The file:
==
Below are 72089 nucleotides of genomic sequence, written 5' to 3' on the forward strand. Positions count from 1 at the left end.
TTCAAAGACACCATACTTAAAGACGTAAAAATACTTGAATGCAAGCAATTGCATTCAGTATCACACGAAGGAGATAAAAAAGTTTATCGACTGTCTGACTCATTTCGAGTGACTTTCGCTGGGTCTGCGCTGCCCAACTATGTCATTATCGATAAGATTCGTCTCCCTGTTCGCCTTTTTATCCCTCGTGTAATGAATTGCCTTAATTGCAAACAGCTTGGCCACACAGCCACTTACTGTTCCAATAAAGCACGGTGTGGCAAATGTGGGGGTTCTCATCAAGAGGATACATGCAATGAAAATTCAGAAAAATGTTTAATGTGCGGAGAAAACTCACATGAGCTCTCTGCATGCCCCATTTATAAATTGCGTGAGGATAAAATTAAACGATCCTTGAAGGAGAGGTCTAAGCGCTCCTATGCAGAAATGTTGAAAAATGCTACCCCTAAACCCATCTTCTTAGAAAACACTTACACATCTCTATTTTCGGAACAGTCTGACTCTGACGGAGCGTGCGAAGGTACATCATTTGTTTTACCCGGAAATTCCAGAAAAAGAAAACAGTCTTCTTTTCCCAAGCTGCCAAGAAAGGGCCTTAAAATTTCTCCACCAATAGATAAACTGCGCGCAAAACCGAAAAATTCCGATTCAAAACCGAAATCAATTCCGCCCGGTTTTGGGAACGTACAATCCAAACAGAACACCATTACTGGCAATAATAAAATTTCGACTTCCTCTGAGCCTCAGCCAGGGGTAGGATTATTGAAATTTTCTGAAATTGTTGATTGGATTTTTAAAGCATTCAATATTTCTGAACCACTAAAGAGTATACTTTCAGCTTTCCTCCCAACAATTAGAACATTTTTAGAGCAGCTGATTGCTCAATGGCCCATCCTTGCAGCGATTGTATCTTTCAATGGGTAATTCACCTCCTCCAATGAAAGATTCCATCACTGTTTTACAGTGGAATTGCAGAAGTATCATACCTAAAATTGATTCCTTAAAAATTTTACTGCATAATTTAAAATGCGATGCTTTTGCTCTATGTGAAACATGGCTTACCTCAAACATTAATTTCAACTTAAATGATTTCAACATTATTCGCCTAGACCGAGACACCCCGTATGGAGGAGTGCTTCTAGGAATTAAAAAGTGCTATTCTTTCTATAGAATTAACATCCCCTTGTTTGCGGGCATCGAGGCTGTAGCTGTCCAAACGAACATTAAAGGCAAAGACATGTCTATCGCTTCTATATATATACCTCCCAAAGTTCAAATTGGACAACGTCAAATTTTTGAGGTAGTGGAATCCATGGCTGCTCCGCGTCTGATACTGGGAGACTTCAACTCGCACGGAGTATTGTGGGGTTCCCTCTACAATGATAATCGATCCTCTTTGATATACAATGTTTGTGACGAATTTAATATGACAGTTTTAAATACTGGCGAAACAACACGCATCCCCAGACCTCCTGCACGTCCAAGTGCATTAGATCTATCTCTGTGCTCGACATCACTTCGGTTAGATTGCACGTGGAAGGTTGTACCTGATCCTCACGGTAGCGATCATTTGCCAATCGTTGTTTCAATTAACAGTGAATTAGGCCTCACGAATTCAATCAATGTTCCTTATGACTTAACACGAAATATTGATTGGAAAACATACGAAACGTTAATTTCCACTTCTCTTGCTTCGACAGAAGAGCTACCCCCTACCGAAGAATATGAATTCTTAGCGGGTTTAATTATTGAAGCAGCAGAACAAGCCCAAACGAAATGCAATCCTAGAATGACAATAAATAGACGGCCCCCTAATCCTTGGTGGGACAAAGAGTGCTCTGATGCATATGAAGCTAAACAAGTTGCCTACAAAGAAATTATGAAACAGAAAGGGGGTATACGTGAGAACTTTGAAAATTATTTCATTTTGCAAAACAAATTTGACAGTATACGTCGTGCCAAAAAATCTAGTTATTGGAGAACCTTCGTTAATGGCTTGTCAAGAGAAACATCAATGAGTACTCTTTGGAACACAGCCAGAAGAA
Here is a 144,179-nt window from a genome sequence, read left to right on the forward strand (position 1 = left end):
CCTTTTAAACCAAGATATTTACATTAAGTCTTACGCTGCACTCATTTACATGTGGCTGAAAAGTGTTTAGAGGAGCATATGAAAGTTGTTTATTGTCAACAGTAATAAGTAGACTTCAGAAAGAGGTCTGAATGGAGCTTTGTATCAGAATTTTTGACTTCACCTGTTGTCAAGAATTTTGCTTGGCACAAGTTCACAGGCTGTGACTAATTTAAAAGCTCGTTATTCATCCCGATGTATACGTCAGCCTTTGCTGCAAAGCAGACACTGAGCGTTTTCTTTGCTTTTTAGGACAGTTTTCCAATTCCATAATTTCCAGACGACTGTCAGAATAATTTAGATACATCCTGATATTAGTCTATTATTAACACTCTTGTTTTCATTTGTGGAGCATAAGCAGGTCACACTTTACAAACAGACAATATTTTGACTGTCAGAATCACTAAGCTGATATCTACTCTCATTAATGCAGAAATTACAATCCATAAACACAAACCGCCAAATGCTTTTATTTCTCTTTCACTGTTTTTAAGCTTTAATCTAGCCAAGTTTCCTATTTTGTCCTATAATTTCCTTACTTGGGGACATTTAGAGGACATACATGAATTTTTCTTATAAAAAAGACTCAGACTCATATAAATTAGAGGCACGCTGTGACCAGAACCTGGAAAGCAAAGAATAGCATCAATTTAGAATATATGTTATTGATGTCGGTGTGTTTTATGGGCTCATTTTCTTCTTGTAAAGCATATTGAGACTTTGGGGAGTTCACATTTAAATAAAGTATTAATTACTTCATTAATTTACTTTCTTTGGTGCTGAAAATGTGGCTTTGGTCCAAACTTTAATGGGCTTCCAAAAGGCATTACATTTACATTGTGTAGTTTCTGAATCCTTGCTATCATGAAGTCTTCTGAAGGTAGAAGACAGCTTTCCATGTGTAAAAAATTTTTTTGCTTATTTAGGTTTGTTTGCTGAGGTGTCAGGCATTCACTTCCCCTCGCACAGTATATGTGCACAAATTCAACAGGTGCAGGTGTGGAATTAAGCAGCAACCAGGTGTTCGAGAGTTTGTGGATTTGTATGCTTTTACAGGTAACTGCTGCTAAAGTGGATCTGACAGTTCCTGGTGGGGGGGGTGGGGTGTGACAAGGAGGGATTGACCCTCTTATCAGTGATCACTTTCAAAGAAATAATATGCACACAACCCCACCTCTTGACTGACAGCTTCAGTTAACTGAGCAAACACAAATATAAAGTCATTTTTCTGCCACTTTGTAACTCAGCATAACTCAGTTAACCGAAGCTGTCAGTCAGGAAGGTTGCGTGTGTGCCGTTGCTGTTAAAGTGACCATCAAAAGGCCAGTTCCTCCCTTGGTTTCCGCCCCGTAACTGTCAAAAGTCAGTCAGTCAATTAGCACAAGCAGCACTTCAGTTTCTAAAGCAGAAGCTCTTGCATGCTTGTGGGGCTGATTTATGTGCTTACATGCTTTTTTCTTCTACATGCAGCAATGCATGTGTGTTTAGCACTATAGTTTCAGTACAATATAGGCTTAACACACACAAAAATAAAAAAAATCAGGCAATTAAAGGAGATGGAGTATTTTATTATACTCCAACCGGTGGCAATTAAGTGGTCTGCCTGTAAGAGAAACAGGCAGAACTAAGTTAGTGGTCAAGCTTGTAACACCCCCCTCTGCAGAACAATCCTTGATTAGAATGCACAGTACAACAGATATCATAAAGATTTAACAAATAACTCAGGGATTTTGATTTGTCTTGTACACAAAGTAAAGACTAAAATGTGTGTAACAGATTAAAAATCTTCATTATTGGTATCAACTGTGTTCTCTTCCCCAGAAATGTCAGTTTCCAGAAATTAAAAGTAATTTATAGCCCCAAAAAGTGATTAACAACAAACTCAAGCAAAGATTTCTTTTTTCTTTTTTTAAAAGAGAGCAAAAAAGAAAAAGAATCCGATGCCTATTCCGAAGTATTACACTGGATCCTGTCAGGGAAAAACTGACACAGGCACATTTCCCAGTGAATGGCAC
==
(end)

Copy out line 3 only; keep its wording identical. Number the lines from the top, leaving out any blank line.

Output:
Here is a 144,179-nt window from a genome sequence, read left to right on the forward strand (position 1 = left end):